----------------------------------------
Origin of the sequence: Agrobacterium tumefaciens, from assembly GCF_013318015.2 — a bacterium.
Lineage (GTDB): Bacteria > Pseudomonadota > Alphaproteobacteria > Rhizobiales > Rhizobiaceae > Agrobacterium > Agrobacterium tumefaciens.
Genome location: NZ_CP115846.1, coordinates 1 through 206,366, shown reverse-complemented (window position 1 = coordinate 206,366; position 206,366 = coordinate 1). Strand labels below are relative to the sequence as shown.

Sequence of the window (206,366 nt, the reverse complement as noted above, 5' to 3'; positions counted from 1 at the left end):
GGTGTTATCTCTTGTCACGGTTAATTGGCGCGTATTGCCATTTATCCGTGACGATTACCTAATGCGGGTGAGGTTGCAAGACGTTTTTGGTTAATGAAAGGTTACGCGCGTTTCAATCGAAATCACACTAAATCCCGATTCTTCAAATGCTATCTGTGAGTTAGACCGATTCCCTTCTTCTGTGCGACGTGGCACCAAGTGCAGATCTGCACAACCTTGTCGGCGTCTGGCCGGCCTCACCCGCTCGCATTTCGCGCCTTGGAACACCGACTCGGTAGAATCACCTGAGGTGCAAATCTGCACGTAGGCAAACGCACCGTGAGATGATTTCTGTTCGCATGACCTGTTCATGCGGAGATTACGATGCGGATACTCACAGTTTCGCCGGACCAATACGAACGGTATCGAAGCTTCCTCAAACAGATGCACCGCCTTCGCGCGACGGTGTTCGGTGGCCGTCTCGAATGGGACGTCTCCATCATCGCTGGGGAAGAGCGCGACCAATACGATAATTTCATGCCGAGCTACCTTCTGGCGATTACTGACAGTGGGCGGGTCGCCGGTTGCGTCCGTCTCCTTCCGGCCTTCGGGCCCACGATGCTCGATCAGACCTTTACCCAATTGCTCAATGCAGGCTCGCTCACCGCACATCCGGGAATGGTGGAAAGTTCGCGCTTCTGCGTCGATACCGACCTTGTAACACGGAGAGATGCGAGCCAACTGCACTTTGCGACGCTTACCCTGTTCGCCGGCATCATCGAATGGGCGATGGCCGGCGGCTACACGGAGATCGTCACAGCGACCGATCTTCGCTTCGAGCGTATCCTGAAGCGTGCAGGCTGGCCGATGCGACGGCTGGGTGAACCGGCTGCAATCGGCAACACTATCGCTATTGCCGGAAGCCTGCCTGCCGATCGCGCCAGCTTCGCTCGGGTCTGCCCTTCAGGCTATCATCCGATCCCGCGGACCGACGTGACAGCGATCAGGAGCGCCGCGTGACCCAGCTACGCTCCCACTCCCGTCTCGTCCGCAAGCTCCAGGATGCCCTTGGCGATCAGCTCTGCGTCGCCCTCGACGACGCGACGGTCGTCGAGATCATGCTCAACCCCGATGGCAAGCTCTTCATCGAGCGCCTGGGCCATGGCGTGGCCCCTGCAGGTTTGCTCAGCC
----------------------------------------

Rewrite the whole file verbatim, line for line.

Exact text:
Origin of the sequence: Agrobacterium tumefaciens, from assembly GCF_013318015.2 — a bacterium.
Lineage (GTDB): Bacteria > Pseudomonadota > Alphaproteobacteria > Rhizobiales > Rhizobiaceae > Agrobacterium > Agrobacterium tumefaciens.
Genome location: NZ_CP115846.1, coordinates 1 through 206,366, shown reverse-complemented (window position 1 = coordinate 206,366; position 206,366 = coordinate 1). Strand labels below are relative to the sequence as shown.

Sequence of the window (206,366 nt, the reverse complement as noted above, 5' to 3'; positions counted from 1 at the left end):
GGTGTTATCTCTTGTCACGGTTAATTGGCGCGTATTGCCATTTATCCGTGACGATTACCTAATGCGGGTGAGGTTGCAAGACGTTTTTGGTTAATGAAAGGTTACGCGCGTTTCAATCGAAATCACACTAAATCCCGATTCTTCAAATGCTATCTGTGAGTTAGACCGATTCCCTTCTTCTGTGCGACGTGGCACCAAGTGCAGATCTGCACAACCTTGTCGGCGTCTGGCCGGCCTCACCCGCTCGCATTTCGCGCCTTGGAACACCGACTCGGTAGAATCACCTGAGGTGCAAATCTGCACGTAGGCAAACGCACCGTGAGATGATTTCTGTTCGCATGACCTGTTCATGCGGAGATTACGATGCGGATACTCACAGTTTCGCCGGACCAATACGAACGGTATCGAAGCTTCCTCAAACAGATGCACCGCCTTCGCGCGACGGTGTTCGGTGGCCGTCTCGAATGGGACGTCTCCATCATCGCTGGGGAAGAGCGCGACCAATACGATAATTTCATGCCGAGCTACCTTCTGGCGATTACTGACAGTGGGCGGGTCGCCGGTTGCGTCCGTCTCCTTCCGGCCTTCGGGCCCACGATGCTCGATCAGACCTTTACCCAATTGCTCAATGCAGGCTCGCTCACCGCACATCCGGGAATGGTGGAAAGTTCGCGCTTCTGCGTCGATACCGACCTTGTAACACGGAGAGATGCGAGCCAACTGCACTTTGCGACGCTTACCCTGTTCGCCGGCATCATCGAATGGGCGATGGCCGGCGGCTACACGGAGATCGTCACAGCGACCGATCTTCGCTTCGAGCGTATCCTGAAGCGTGCAGGCTGGCCGATGCGACGGCTGGGTGAACCGGCTGCAATCGGCAACACTATCGCTATTGCCGGAAGCCTGCCTGCCGATCGCGCCAGCTTCGCTCGGGTCTGCCCTTCAGGCTATCATCCGATCCCGCGGACCGACGTGACAGCGATCAGGAGCGCCGCGTGACCCAGCTACGCTCCCACTCCCGTCTCGTCCGCAAGCTCCAGGATGCCCTTGGCGATCAGCTCTGCGTCGCCCTCGACGACGCGACGGTCGTCGAGATCATGCTCAACCCCGATGGCAAGCTCTTCATCGAGCGCCTGGGCCATGGCGTGGCCCCTGCAGGTTTGCTCAGCC